The current size of bad loans is still controllable, but it is set to rise and certain sectors will face more pressure than others, said Zeng Gang, director of the Banking Research Office at the Chinese Academy of Social Sciences.

The non-performing loan ratio of some small banks in the Yangtze River Delta, Pearl River Delta and the coastal regions near the Bohai Sea in the northeast has reached up to 4 percent, he said.

Several bank executives have said their bad loans came primarily from the two delta regions. Sun Deshun, vice president of China Citic Bank, said 68 percent of the bank’s bad loans were in the Yangtze River Delta.

Song Xianping, director of risk management at the Agricultural Bank of China (ABC), said companies in Wenzhou, an entrepreneurial hub in the Yangtze River Delta, were among the most heavily indebted.

At the end of 2013, the non-performing loan ratio of financial institutions in Zhejiang Province, in the Yangtze River Delta, was 1.84 percent, data from the provincial banking regulator shows. The figure for Wenzhou was 4.41 percent.

To cope with increased bad loans, many lenders have turned to write-offs and transfers. The 12 major banks’ annual reports show that they wrote off and sold 102 billion yuan worth of bad loans last year, up 206 percent. Of that, the Big Five state-owned banks wrote off and sold loans worth 64.7 billion yuan, up 159 percent.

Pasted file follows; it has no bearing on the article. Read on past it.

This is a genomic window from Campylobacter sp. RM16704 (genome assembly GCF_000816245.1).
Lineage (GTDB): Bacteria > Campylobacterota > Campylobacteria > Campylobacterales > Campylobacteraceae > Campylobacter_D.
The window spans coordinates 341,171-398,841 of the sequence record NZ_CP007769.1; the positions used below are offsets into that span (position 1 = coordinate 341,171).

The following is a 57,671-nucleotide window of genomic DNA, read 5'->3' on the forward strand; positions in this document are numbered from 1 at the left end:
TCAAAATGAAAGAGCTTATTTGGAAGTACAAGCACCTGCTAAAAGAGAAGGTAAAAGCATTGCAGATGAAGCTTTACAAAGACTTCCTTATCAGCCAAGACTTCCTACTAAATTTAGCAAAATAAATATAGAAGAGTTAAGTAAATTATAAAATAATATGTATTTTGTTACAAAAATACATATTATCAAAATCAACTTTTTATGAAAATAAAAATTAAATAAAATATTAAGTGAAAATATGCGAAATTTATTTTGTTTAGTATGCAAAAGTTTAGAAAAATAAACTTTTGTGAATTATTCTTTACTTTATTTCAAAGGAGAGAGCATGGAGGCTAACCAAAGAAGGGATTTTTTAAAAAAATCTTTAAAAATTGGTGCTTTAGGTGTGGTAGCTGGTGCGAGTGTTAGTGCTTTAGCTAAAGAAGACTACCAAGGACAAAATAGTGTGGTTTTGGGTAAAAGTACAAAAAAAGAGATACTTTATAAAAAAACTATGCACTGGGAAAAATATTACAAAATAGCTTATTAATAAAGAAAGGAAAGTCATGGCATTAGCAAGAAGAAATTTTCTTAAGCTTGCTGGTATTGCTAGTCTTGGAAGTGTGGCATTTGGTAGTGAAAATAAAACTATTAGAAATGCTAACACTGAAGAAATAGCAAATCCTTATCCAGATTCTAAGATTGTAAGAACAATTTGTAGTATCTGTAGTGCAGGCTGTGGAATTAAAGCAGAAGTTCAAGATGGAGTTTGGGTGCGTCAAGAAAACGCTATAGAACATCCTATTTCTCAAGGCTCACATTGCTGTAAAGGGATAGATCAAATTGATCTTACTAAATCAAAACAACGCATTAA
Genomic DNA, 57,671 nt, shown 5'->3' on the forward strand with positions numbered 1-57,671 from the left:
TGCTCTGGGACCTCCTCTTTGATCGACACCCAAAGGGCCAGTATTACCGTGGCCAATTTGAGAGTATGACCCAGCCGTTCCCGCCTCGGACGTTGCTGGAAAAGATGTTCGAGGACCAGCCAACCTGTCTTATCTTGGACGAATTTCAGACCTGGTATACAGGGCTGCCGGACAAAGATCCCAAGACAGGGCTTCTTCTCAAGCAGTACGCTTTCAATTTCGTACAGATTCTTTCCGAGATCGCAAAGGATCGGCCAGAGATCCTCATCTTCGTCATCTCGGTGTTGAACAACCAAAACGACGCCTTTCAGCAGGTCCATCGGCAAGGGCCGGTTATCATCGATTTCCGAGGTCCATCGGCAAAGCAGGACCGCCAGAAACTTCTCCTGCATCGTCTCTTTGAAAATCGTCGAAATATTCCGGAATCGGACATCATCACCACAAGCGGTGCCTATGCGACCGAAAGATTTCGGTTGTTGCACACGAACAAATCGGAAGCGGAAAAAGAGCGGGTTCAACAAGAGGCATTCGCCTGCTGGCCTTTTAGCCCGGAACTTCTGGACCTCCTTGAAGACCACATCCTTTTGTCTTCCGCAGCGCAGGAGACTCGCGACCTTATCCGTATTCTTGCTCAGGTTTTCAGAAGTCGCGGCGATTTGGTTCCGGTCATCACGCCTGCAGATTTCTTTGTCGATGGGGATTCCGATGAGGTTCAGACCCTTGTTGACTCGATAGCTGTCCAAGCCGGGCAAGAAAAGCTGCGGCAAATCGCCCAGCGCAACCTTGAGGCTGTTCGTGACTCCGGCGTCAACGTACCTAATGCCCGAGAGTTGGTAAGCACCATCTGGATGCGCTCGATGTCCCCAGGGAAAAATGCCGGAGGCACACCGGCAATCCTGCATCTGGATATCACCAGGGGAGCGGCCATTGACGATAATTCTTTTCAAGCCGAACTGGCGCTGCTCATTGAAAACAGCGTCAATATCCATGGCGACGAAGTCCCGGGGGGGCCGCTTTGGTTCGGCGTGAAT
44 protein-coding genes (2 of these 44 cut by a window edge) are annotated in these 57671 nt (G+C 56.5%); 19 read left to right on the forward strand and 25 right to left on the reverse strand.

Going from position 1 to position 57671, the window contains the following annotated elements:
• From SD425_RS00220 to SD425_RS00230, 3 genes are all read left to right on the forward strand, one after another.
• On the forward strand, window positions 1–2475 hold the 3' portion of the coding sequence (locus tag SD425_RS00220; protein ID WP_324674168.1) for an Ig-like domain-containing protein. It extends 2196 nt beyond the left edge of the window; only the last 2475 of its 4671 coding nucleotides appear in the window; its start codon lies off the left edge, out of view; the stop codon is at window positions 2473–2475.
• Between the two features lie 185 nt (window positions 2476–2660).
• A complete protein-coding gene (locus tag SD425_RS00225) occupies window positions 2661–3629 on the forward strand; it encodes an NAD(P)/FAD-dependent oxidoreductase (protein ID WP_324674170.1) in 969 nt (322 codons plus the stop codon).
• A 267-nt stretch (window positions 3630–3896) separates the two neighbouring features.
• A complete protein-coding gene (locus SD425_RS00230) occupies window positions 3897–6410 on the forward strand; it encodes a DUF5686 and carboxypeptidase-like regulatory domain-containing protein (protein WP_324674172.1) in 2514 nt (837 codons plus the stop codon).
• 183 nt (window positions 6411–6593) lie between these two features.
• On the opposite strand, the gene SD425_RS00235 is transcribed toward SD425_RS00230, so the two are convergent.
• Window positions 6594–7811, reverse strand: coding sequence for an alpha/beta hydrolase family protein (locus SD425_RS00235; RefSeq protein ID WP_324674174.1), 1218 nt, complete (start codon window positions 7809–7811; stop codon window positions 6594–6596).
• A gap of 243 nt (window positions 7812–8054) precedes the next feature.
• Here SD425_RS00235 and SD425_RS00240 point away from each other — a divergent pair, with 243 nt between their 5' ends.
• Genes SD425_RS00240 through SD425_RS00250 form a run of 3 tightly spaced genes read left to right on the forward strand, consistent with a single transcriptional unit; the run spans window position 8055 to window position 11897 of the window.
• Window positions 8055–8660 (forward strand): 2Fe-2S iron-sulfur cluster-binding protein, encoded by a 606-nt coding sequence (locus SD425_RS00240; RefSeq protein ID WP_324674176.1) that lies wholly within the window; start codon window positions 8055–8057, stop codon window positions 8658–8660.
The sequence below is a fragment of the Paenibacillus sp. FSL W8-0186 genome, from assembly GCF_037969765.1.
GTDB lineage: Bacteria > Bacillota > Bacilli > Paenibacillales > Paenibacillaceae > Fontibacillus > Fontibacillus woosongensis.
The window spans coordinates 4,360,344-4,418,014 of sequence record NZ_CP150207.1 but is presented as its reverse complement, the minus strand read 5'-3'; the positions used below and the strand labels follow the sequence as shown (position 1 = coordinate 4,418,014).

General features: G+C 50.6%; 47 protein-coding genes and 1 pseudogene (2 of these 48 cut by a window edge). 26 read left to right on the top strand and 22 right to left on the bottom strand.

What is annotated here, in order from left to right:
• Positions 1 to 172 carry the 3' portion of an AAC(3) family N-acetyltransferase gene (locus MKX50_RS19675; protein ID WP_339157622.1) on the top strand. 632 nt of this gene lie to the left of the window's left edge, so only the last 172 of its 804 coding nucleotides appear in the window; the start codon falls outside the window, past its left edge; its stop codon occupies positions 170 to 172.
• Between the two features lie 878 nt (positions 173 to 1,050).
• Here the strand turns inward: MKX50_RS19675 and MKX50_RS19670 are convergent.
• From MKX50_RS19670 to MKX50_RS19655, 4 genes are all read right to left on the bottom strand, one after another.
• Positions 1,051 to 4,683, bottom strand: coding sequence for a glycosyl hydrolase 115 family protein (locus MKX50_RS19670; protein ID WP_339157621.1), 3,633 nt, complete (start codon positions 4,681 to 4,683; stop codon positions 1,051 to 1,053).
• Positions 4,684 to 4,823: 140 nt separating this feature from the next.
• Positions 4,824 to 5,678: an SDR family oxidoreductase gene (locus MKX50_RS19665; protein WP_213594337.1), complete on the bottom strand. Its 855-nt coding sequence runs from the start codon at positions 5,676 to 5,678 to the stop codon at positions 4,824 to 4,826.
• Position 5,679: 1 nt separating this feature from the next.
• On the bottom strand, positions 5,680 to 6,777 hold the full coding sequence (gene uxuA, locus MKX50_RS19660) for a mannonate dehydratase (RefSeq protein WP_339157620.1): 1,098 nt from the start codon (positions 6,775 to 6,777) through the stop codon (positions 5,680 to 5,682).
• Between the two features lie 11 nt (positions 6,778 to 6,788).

Some of the bad loans were sold to asset management companies. Zang Jingfan, president of China Cinda Asset Management Co. Ltd. said earlier that there are abundant opportunities to acquire bad loans in “areas of excessive production capacity, industries of environmental protection that need to be upgraded, steel trade and cement production, and the real estate sector.”

Cinda is one of the four asset management companies (AMCs) established in 1999 to take over bad loans from big state-owned banks. The other three are China Oriental Asset Management Corp., Huarong Asset Management Co. and Greatwall Asset Management Corp.

Some local governments have also set up or are about to establish their own AMCs to dispose of bad loans.

ABC’s Song said the bank sold a series of bad loans to AMCs last year for 35 percent of their book value, or 4.1 billion yuan.

“So far the strategy has worked well,” he said. “But big banks cannot rely entirely on transfers to dispose of bad loans.

“More importantly, we must control the formation of bad loans from the source, or otherwise it will be difficult to fix the problem no matter what methods we use downstream.”


*Read the original article here.

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The Corner
The Corner has a team of on-the-ground reporters in capital cities ranging from New York to Beijing. Their stories are edited by the teams at the Spanish magazine Consejeros (for members of companies’ boards of directors) and at the stock market news site Consenso Del Mercado (market consensus). They have worked in economics and communication for over 25 years.